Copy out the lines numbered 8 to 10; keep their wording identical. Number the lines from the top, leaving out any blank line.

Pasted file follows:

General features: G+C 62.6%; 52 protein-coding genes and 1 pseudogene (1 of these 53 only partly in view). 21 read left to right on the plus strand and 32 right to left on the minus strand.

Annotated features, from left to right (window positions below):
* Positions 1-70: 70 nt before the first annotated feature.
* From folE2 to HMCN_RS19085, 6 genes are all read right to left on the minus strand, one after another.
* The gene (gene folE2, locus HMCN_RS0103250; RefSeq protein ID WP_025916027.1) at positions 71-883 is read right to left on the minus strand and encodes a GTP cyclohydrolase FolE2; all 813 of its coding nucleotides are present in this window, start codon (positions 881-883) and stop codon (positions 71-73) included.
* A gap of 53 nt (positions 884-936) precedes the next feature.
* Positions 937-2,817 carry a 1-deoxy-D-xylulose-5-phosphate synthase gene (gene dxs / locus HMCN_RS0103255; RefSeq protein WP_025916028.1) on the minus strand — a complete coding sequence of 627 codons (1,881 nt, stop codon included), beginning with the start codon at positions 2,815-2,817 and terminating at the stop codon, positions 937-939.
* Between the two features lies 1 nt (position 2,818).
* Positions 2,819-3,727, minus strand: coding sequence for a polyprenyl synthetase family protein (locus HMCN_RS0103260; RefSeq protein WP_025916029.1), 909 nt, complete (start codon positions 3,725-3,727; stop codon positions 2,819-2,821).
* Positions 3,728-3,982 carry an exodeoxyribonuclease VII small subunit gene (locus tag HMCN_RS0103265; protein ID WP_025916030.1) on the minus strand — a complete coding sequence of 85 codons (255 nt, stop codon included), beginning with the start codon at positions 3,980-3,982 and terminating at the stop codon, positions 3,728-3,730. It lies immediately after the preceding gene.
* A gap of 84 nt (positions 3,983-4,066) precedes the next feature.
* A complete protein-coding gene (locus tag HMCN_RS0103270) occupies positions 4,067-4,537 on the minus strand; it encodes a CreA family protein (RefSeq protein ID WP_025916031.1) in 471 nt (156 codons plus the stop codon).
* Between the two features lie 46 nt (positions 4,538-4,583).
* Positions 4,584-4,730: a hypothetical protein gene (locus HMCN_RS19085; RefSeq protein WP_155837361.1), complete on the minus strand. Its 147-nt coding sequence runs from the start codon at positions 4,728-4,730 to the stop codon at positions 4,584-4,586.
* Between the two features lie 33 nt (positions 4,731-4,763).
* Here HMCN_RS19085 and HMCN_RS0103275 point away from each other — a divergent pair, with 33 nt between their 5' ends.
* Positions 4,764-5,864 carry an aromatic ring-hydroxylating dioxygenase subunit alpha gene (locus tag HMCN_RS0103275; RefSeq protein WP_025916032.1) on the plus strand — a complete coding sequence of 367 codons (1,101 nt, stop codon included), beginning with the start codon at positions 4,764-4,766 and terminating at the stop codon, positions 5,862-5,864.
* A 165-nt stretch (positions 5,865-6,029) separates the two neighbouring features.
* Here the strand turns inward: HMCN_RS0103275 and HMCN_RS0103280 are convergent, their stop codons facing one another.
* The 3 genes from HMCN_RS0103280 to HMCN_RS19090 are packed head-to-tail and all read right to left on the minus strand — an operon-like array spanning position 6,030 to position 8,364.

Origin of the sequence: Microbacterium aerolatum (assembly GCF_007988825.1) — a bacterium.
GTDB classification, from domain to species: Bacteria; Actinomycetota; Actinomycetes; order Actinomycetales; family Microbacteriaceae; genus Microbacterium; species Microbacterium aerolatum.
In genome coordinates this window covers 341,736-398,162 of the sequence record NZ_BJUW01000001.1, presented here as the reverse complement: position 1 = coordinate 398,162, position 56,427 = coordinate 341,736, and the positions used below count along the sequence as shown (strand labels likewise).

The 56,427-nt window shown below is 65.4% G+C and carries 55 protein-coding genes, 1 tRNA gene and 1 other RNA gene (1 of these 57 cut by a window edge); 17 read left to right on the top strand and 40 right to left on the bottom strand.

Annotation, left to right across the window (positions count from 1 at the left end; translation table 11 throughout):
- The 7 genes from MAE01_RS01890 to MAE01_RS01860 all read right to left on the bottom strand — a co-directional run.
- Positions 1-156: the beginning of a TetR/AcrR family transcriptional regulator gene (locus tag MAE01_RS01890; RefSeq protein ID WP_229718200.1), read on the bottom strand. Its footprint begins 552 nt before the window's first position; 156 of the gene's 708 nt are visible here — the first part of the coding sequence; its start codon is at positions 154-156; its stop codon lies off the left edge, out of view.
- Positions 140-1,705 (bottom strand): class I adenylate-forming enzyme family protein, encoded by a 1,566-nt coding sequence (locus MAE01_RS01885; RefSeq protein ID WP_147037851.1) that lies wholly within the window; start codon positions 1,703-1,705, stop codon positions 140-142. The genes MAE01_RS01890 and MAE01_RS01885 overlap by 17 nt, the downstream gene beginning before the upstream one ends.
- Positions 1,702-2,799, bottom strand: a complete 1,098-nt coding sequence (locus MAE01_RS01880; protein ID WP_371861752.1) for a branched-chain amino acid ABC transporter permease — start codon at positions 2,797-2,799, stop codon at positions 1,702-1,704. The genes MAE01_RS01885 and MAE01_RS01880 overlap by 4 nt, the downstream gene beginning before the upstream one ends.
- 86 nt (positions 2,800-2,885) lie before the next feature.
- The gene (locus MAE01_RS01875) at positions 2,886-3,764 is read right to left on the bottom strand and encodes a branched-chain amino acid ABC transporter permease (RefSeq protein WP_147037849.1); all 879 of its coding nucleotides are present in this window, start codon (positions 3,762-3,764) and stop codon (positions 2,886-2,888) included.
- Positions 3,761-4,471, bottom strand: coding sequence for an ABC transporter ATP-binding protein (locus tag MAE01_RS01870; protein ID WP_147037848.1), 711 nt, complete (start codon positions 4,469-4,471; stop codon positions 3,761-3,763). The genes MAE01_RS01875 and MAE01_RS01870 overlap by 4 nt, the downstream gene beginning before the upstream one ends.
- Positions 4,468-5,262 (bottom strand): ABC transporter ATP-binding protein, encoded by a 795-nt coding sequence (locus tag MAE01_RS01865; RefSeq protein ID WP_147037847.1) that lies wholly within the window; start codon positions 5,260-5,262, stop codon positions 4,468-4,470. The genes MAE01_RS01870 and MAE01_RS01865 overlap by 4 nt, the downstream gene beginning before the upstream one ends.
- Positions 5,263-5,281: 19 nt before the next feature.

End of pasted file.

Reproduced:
* Between the two features lies 1 nt (position 2,818).
* Positions 2,819-3,727, minus strand: coding sequence for a polyprenyl synthetase family protein (locus HMCN_RS0103260; RefSeq protein WP_025916029.1), 909 nt, complete (start codon positions 3,725-3,727; stop codon positions 2,819-2,821).
* Positions 3,728-3,982 carry an exodeoxyribonuclease VII small subunit gene (locus tag HMCN_RS0103265; protein ID WP_025916030.1) on the minus strand — a complete coding sequence of 85 codons (255 nt, stop codon included), beginning with the start codon at positions 3,980-3,982 and terminating at the stop codon, positions 3,728-3,730. It lies immediately after the preceding gene.